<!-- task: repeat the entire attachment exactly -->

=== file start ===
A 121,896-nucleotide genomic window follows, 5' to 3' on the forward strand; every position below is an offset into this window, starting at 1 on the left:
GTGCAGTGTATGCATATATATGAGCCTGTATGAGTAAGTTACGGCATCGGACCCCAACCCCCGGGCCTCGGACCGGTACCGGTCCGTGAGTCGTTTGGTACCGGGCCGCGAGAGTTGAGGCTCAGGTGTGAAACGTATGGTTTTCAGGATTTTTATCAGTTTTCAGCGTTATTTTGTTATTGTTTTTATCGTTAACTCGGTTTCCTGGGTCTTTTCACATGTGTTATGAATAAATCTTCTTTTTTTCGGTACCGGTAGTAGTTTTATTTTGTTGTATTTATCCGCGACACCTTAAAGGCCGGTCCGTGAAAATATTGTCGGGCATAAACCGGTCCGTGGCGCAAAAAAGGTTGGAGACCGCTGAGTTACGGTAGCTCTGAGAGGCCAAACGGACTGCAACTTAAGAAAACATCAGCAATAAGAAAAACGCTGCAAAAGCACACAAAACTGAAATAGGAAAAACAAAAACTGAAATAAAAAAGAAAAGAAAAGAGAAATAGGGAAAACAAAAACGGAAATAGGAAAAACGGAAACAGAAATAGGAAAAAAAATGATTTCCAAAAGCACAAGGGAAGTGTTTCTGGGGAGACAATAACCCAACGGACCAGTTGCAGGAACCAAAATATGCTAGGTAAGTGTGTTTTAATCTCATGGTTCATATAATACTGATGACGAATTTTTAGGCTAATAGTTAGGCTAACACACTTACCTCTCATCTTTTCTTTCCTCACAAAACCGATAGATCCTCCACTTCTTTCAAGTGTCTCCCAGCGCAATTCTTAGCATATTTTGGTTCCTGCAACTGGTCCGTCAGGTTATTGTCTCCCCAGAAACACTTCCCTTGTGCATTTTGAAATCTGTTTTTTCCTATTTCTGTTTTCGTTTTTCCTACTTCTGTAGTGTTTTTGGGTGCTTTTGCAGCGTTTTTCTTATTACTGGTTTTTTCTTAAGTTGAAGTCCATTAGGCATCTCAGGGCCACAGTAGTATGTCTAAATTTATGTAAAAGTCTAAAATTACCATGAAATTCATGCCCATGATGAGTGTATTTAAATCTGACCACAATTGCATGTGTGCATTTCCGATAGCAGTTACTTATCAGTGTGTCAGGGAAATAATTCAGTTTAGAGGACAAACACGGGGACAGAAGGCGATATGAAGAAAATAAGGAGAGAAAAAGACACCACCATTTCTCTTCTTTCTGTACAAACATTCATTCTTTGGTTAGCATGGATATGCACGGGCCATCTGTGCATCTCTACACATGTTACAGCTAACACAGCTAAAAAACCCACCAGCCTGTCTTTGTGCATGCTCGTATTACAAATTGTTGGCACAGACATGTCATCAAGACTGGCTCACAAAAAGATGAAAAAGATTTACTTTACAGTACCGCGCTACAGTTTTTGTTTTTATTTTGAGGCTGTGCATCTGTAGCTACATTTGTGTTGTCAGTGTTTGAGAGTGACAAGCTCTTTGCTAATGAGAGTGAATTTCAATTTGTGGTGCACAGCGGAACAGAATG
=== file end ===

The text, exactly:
A 121,896-nucleotide genomic window follows, 5' to 3' on the forward strand; every position below is an offset into this window, starting at 1 on the left:
GTGCAGTGTATGCATATATATGAGCCTGTATGAGTAAGTTACGGCATCGGACCCCAACCCCCGGGCCTCGGACCGGTACCGGTCCGTGAGTCGTTTGGTACCGGGCCGCGAGAGTTGAGGCTCAGGTGTGAAACGTATGGTTTTCAGGATTTTTATCAGTTTTCAGCGTTATTTTGTTATTGTTTTTATCGTTAACTCGGTTTCCTGGGTCTTTTCACATGTGTTATGAATAAATCTTCTTTTTTTCGGTACCGGTAGTAGTTTTATTTTGTTGTATTTATCCGCGACACCTTAAAGGCCGGTCCGTGAAAATATTGTCGGGCATAAACCGGTCCGTGGCGCAAAAAAGGTTGGAGACCGCTGAGTTACGGTAGCTCTGAGAGGCCAAACGGACTGCAACTTAAGAAAACATCAGCAATAAGAAAAACGCTGCAAAAGCACACAAAACTGAAATAGGAAAAACAAAAACTGAAATAAAAAAGAAAAGAAAAGAGAAATAGGGAAAACAAAAACGGAAATAGGAAAAACGGAAACAGAAATAGGAAAAAAAATGATTTCCAAAAGCACAAGGGAAGTGTTTCTGGGGAGACAATAACCCAACGGACCAGTTGCAGGAACCAAAATATGCTAGGTAAGTGTGTTTTAATCTCATGGTTCATATAATACTGATGACGAATTTTTAGGCTAATAGTTAGGCTAACACACTTACCTCTCATCTTTTCTTTCCTCACAAAACCGATAGATCCTCCACTTCTTTCAAGTGTCTCCCAGCGCAATTCTTAGCATATTTTGGTTCCTGCAACTGGTCCGTCAGGTTATTGTCTCCCCAGAAACACTTCCCTTGTGCATTTTGAAATCTGTTTTTTCCTATTTCTGTTTTCGTTTTTCCTACTTCTGTAGTGTTTTTGGGTGCTTTTGCAGCGTTTTTCTTATTACTGGTTTTTTCTTAAGTTGAAGTCCATTAGGCATCTCAGGGCCACAGTAGTATGTCTAAATTTATGTAAAAGTCTAAAATTACCATGAAATTCATGCCCATGATGAGTGTATTTAAATCTGACCACAATTGCATGTGTGCATTTCCGATAGCAGTTACTTATCAGTGTGTCAGGGAAATAATTCAGTTTAGAGGACAAACACGGGGACAGAAGGCGATATGAAGAAAATAAGGAGAGAAAAAGACACCACCATTTCTCTTCTTTCTGTACAAACATTCATTCTTTGGTTAGCATGGATATGCACGGGCCATCTGTGCATCTCTACACATGTTACAGCTAACACAGCTAAAAAACCCACCAGCCTGTCTTTGTGCATGCTCGTATTACAAATTGTTGGCACAGACATGTCATCAAGACTGGCTCACAAAAAGATGAAAAAGATTTACTTTACAGTACCGCGCTACAGTTTTTGTTTTTATTTTGAGGCTGTGCATCTGTAGCTACATTTGTGTTGTCAGTGTTTGAGAGTGACAAGCTCTTTGCTAATGAGAGTGAATTTCAATTTGTGGTGCACAGCGGAACAGAATG